Monday, August 15, 2016

Vachier-Lagrave vs Anand, Sinquefeld 2016

The Sinquefeld Cup has drawn to a close, with GM Wesley So winning his first ever super-tournament. However, today we will be looking back at a game from Round 2, between Anand and Vachier-Lagrave.

Anand (left) vs Vachier-Lagrave (Image from

In this crazy game, MVL had a prospective attack after Anand misplayed the opening. Then, the Frenchman played a miscalculated sacrifice that turned the tables and gave his opponent the better endgame. Anand's victory put an end to Vachier-Lagrave's unbeaten streak in 2016.

Vachier-Lagrave, Maxime vs Anand, Viswanathan
Sinquefeld Cup 2016, Round 2

1. e4 c6
2. Nf3 d5
3. Nc3 Nf6
4. e5 Ne4
5. Ne2

5. Nxe4 dxe4 White must lose tempo moving the knight.

5... Qb6
6. d4 e6
7. Nfg1?!

Surprising to see such a move in high-level play. While the motive is to play f3 kicking the knight, there is a better alternative suggested by Youtube user thechesswebsite: 7. Ng3 and if Black takes 7... Nxg3 8. hxg3 White is not worse off at all.

7... f6
8. f3 Ng5
9. exf6 gxf6
10. f4?!

The knight just goes back to e4.

10... Ne4
11. Ng3 Bd7
12. Nxe4 dxe4
13. c3 (D)

Position after 13. c3

Strengthening d4 and denying Black's bishop the b4 square. Here, White has a better pawn structure but is far behind in development.

13... Na6

Preparing to castle queenside. GM Robert Hess suggests a better line: 13... c5 (Attacking the centre to exploit White's lag in development.) 14. d5 Na6 15. Qh5+ Kd8 16. dxe6 Qxe6 17. Ne2 Bd6

14. Qh5+

Development with threat helps White regain his lost tempo.

14... Kd8
15. Bc4 Kc7
16. a4

Since Black is running his king to the queenside, White creates trouble on that wing. The threat is 17. a5 trapping the queen.

16... c5

Hitting the centre and giving his own queen some space.

17. Ne2 Rd8
18. Be3 (D)

Position after 18. Be3

Things are looking dangerous for Anand. Just a few moments ago MVL was the one behind in development, but he has fought back. Although White has yet to castle, his king is definitely less exposed than Black's.

18. f5 is strong; cxd4 19. fxe6 dxc3 20. Nxc3 Bxe6 21. Bf4+ White has unleashed almost all his pieces
into a strong attack.

18... f5

A good defensive resource, protecting e4 and cutting White's queen off from the queenside.

18... Qxb2? 19. O-O the threat is Rfb1 trapping the queen; Black must lose even more tempo to parry that.

19. O-O Kb8
20. Qf7 Nc7
21. a5

Black mighty have brought his king to safety but White has prepared a good queenside attack.

21... Qc6

Once again 21... Qxb2? 22. Rfb1 traps the queen.

22. Qf6 Bd6
23. dxc5 Bxc5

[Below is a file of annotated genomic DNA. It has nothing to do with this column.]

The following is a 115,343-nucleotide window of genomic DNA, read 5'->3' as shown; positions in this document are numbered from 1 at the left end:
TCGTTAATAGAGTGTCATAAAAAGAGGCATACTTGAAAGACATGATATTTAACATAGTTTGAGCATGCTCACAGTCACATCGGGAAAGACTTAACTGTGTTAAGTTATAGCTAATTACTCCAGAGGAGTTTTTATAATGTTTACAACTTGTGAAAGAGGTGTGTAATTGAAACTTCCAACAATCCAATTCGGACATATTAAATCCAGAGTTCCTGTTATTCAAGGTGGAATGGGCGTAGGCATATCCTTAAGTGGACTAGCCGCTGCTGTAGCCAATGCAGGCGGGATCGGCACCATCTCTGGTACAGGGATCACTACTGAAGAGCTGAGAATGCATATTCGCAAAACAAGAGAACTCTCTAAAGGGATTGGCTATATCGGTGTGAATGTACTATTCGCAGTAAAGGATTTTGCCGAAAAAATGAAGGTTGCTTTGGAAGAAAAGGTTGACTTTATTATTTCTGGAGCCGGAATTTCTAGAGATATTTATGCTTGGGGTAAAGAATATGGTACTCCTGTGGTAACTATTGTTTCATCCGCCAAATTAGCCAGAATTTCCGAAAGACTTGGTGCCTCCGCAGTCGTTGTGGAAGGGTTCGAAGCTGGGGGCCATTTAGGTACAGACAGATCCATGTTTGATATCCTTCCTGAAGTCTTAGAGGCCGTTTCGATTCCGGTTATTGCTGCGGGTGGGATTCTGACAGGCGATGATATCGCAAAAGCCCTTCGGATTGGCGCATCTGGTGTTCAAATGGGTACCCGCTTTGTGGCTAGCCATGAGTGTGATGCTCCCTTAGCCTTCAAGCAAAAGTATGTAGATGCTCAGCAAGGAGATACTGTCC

24. Nd4

We see tension building up around e6.

24... Qd6
25. b4 Qe7
26. Qh6 Bd6 (D)

Position after 26... Bd6

"I didn't see a win against ... Bd6, so I'm just going to hold my breath and play it"- Anand

27. Rad1

27. a6 was also a good move, weakening the light squares around Black's queenside after b6

27... Rhf8

Preparing a rook lift to f6 driving away the queen.

28. Bf2

The danger is Bh4 winning an exchange.

28... Rf6
29. Qh4

29. Qh3 was better since White still has the possibility of Bh4

29... Nd5 (D)

Position after 29... Nd5

30. Nxe6?

"Losing on the spot' - GM Robert Hess. White miscalculates an exchange sacrifice. He would have been alright after 30. Bxd5 exd5 31. Qh3 with Bh4 still being a powerful threat.

30... Bxe6
31. Bxd5 e3!

This powerful zwischenzug was what MVL missed. His bishop is forced into a discovered attack.

31... Bxd5 32. Rxd5 e3 33. Bg3 was probably what MVL had in mind, since he is now up a pawn. Still, Black's passed pawn is a force to be reckoned with.

32. Bxe3

32. Bg3? e2 winning.

32... Bxd5

Now White cannot capture on d5 since his bishop is under attack. He is forced to enter the endgame down the exchange.

33. Bxa7+ Kxa7
34. Qf2+ Bc5! (D)

Position after 34... Bc5

Forcing a queen exchange. With more pieces off the board, Black's material advantage is significant.

35. Qxc5+ Qxc5+
36. bxc5 Rd7
37. Rfe1 h6
38. Kf2 Kb8

38... Ka6 {centralizing the king in the endgame was better.

39. c4 Bc6
40. Rxd7 Bxd7
41. Rb1 Ra6
42. Rb6 Rxa5
43. Rxh6 Rxc5
44. h4 Rxc4
45. g3 Kc7
46. h5 b5 (D)

Position after 46... h5

46... b5 47. Ra6 b4 48. h6 b3 49. h7 Rc2+! The key move; Black skewers the king to the h2 square. 50. Kf3 (50. Kg1 b2 with mate to follow.) 50... Rh2 picking up the pawn and winning.


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